With 2014 well underway, a lot of my favorite people are back in the radio groove. And by “groove,” I mean
polar sonic vortex. A million new albums need to be listened to, need to be added to stations’ rotations (like, yesterday), need to be championed by promoters and programmers alike, need to be shared with as many people as possible, as fast as possible. Oh, and don’t forget, there are all of the shows to see. My Instagram feed is already an endless scroll of bright stages and performers in motion and the backs of hundreds of heads, and it’s not even February.
And so it’ll go, for the rest of the year, week after week.
There is, of course, nothing inherently wrong with this. There’s an undeniable thrill that comes from the discovery and sharing of new music. And the energy, the sense of excitement and community involved in the whole process? Infectious.
It’s way too easy, though, to get sucked into the cycle. Things move fast, there’s more music than can ever be absorbed by one set of human ears, and without reserving some very important personal time, losing grasp of what you really love (vs. what you’re trying to like just because everyone else seems to) is a very real possibility.
Strangely enough, it’s just as easy to feel out of the loop based on the contents of your fridge as it is on the contents of your record player–I mean, you do own a record player, right? Don’t tell me you’re still listening to the Atkins diet of the music world that is sad little MP3s. Do you play them on a Zune, too?
If you let it, keeping up with all the hippest superfoods can get stressful in the same way that keeping up with all the newest records can–but here’s why, at the end of the day, you honestly don’t need to.
1. There will always be the newest, most exciting thing that you HAVE TO CHECK OUT RIGHT NOW, OTHERWISE OMG YOU ARE TOTALLY MISSING OUT (but, really, you’re not).
“What? You mean you haven’t gotten into ______ yet? It’s seriously the hottest thing right now. Dude, you’ve gotta check it out. Everyone who’s cooler than you loves ______, and you’re about to lose cred if you don’t hurry up and start liking ______ like they do.”
Potential fill-ins for this blank, Round 2: kale, goji berries, lucuma, chia seeds, maca.
A record is a record is a record, and a food is a food is a food. And queuing up a loud, scuzzy surf-rock album just because it’s new, when all you’re really in the mood for is mid-90s acid jazz, will not change your life–it’ll probably just make you wish you’d turned on some jazz.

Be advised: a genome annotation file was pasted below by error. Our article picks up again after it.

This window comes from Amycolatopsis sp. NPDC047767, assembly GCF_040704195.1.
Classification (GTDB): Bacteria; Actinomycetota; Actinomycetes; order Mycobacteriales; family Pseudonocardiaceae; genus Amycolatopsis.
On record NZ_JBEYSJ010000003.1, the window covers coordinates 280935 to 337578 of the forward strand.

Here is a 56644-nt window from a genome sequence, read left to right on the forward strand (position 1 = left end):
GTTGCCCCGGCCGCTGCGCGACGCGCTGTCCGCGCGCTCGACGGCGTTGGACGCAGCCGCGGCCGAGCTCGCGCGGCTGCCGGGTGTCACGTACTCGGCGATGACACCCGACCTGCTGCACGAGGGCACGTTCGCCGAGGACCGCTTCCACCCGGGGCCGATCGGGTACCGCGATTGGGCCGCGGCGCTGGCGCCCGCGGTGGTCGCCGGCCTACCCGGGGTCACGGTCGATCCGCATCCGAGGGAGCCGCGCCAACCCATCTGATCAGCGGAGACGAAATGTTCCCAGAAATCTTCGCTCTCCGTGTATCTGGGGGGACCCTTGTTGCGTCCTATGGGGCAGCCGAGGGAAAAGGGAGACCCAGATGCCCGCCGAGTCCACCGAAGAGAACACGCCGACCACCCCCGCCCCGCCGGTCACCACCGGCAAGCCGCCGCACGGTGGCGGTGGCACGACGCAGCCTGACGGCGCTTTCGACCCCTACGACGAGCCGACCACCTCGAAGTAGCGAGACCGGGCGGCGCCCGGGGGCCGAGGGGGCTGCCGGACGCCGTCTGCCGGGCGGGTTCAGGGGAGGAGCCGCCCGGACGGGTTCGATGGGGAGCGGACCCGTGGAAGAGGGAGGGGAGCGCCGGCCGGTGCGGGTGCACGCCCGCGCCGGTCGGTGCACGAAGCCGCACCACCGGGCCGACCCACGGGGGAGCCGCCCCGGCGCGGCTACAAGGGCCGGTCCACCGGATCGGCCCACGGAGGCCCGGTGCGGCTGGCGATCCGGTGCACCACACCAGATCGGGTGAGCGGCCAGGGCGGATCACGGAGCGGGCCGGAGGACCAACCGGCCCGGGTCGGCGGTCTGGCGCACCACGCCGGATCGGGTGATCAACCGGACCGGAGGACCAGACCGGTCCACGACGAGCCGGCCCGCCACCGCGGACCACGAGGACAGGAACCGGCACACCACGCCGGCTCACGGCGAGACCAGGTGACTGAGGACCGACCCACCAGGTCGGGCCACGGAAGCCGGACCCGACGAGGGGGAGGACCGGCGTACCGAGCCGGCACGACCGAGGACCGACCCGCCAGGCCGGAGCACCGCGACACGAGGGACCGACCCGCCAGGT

If your fitness-obsessed friends and Pinterest peers are all knocking back spirulina by the spoonful, but you’re just now starting to eat spinach without wanting to puke, then enjoy the hell outta that spinach and leave the algae at the grocery store for the time being. Eat and listen to what you crave, until you’re actually ready for something new–forcing it won’t make the experience any more fun.
2. Hype and trends come and go.
Remember how massively popular this song was? It hit noncomm radio at the end of 2011, then made its commercial transition and played–seemingly every 15 minutes–on every Top 40 frequency just a few short months later.
Now, no one has a clue what that guy’s up to.
Someday, no one will give a shit about putting kale leaves in their smoothies; we’ll all have moved on to free-range chard or grass-fed cabbage or something.
Barring the trends you follow as part of your job, who caaaares about timeliness? I just discovered purple sweet potatoes this year and think they’re pretty much the coolest thing ever; meanwhile, everyone else is really into pink Himalayan sea salt, and I’m hoping my current ambivalence toward it leaves me far enough behind the bandwagon to score some super-deep discounts when I finally get around to caring what color my salt is.
3. Trying new things is great. But in the end, it’s okay to stick with what you really love.
Obviously, there’s nothing wrong with adding a few fancy ingredients to your regular repertoire–that’s the spice of life, right? You get a taste of something new, and it opens up a whole new world of flavors and textures, sounds and people you’d have otherwise waltzed right past. Growth and change are very good things.
The trick, though, is to remain conscious of what’s really working for you, vs. what you’re just keeping up with to ease external pressure. Can’t stand garage rock? Then stop pretending you care about it and put on the damn folk album. Don’t like green juice, even though everyone keeps rambling on about how great it makes them feel? Quit choking it down and have a bowl of oatmeal. That’ll make you feel pretty great, too.
No one else has your ears, and no one else has your taste buds.
Put into them what actually makes you happy.
*Please note that I have absolutely nothing against these artists or the teams working to support their music (I actually really dig a few of their new albums, myself). They were used here merely to make a timely point.